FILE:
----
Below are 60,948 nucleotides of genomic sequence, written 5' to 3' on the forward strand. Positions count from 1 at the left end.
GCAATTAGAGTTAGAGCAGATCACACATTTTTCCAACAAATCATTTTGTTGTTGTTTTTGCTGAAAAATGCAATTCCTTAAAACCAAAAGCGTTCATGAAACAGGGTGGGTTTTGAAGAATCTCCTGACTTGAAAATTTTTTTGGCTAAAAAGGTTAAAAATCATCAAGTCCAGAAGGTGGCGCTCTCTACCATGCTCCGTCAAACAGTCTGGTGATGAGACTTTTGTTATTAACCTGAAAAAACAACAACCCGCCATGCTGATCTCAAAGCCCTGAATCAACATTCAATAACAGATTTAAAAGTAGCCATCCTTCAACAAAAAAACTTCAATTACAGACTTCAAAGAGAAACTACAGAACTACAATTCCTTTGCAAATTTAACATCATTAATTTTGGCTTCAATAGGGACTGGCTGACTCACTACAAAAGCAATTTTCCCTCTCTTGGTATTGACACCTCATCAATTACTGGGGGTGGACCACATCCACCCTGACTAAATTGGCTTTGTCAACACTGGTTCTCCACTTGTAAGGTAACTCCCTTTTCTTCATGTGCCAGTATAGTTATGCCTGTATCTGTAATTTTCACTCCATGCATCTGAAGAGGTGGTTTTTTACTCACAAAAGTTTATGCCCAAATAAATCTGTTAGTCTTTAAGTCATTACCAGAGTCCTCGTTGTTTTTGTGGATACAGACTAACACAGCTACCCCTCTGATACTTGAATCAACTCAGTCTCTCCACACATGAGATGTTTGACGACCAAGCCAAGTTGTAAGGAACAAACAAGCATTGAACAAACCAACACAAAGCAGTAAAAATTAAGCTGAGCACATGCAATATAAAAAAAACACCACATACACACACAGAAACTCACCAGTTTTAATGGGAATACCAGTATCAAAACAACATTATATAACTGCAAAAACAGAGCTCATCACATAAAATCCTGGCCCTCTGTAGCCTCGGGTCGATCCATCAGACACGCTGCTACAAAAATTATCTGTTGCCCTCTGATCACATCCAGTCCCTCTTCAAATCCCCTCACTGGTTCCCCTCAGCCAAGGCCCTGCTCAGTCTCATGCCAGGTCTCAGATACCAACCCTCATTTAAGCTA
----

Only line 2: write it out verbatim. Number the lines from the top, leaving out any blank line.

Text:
GCAATTAGAGTTAGAGCAGATCACACATTTTTCCAACAAATCATTTTGTTGTTGTTTTTGCTGAAAAATGCAATTCCTTAAAACCAAAAGCGTTCATGAAACAGGGTGGGTTTTGAAGAATCTCCTGACTTGAAAATTTTTTTGGCTAAAAAGGTTAAAAATCATCAAGTCCAGAAGGTGGCGCTCTCTACCATGCTCCGTCAAACAGTCTGGTGATGAGACTTTTGTTATTAACCTGAAAAAACAACAACCCGCCATGCTGATCTCAAAGCCCTGAATCAACATTCAATAACAGATTTAAAAGTAGCCATCCTTCAACAAAAAAACTTCAATTACAGACTTCAAAGAGAAACTACAGAACTACAATTCCTTTGCAAATTTAACATCATTAATTTTGGCTTCAATAGGGACTGGCTGACTCACTACAAAAGCAATTTTCCCTCTCTTGGTATTGACACCTCATCAATTACTGGGGGTGGACCACATCCACCCTGACTAAATTGGCTTTGTCAACACTGGTTCTCCACTTGTAAGGTAACTCCCTTTTCTTCATGTGCCAGTATAGTTATGCCTGTATCTGTAATTTTCACTCCATGCATCTGAAGAGGTGGTTTTTTACTCACAAAAGTTTATGCCCAAATAAATCTGTTAGTCTTTAAGTCATTACCAGAGTCCTCGTTGTTTTTGTGGATACAGACTAACACAGCTACCCCTCTGATACTTGAATCAACTCAGTCTCTCCACACATGAGATGTTTGACGACCAAGCCAAGTTGTAAGGAACAAACAAGCATTGAACAAACCAACACAAAGCAGTAAAAATTAAGCTGAGCACATGCAATATAAAAAAAACACCACATACACACACAGAAACTCACCAGTTTTAATGGGAATACCAGTATCAAAACAACATTATATAACTGCAAAAACAGAGCTCATCACATAAAATCCTGGCCCTCTGTAGCCTCGGGTCGATCCATCAGACACGCTGCTACAAAAATTATCTGTTGCCCTCTGATCACATCCAGTCCCTCTTCAAATCCCCTCACTGGTTCCCCTCAGCCAAGGCCCTGCTCAGTCTCATGCCAGGTCTCAGATACCAACCCTCATTTAAGCTA